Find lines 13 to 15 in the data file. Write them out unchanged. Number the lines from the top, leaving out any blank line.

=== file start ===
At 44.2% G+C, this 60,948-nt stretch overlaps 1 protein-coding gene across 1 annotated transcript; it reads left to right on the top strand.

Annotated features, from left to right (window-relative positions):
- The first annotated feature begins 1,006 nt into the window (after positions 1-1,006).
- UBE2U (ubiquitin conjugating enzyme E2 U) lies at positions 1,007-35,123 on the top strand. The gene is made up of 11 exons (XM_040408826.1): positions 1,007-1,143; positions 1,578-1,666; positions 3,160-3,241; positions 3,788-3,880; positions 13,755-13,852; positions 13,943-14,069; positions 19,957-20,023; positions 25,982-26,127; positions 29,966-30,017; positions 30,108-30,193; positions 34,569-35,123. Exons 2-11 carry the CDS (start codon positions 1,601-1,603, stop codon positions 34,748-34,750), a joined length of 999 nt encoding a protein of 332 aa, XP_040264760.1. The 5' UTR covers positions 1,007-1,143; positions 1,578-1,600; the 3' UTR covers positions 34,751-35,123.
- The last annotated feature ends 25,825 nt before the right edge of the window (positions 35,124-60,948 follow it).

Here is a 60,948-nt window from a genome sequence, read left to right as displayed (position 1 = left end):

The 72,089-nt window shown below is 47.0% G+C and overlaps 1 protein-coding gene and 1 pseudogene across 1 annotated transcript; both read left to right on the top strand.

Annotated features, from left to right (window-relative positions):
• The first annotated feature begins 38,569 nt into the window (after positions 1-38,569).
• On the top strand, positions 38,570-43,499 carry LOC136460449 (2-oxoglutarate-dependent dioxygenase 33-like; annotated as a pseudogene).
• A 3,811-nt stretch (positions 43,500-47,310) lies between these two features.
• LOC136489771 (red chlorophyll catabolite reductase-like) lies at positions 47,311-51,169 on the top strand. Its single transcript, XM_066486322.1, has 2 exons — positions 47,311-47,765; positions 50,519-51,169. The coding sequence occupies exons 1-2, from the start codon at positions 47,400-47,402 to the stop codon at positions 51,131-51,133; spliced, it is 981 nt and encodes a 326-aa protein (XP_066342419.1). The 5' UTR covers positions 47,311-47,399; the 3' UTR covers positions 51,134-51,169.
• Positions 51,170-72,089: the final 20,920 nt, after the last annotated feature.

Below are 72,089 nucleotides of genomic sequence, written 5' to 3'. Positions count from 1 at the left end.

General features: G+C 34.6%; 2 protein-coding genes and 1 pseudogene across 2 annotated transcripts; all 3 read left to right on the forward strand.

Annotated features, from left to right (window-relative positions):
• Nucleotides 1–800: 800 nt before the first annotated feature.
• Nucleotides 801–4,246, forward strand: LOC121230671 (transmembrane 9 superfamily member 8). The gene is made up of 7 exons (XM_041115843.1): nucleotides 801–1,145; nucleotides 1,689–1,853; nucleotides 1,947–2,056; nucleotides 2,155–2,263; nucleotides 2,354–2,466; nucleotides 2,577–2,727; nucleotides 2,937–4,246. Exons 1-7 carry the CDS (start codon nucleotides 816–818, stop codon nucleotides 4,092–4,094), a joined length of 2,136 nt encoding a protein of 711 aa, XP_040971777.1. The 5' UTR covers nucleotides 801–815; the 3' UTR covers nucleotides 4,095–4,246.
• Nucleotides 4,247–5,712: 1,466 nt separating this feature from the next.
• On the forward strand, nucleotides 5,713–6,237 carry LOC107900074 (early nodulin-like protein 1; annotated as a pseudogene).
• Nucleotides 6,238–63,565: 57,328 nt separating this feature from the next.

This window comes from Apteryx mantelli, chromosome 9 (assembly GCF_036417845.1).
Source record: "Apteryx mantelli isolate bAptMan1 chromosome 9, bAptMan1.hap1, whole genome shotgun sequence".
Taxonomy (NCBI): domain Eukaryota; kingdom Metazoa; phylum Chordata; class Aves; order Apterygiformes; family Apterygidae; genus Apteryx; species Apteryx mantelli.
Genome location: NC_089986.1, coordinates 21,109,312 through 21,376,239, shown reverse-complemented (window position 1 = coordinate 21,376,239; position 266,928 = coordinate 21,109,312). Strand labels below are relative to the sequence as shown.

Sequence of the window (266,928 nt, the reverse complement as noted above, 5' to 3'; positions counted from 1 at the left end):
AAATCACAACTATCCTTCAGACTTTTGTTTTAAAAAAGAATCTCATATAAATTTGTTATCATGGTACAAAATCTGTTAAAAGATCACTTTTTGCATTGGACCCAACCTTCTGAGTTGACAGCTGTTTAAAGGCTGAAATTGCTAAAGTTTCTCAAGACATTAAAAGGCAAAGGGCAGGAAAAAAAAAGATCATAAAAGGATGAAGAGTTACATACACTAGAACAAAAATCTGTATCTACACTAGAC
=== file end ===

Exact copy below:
• Positions 51,170-72,089: the final 20,920 nt, after the last annotated feature.

Below are 72,089 nucleotides of genomic sequence, written 5' to 3'. Positions count from 1 at the left end.

General features: G+C 34.6%; 2 protein-coding genes and 1 pseudogene across 2 annotated transcripts; all 3 read left to right on the forward strand.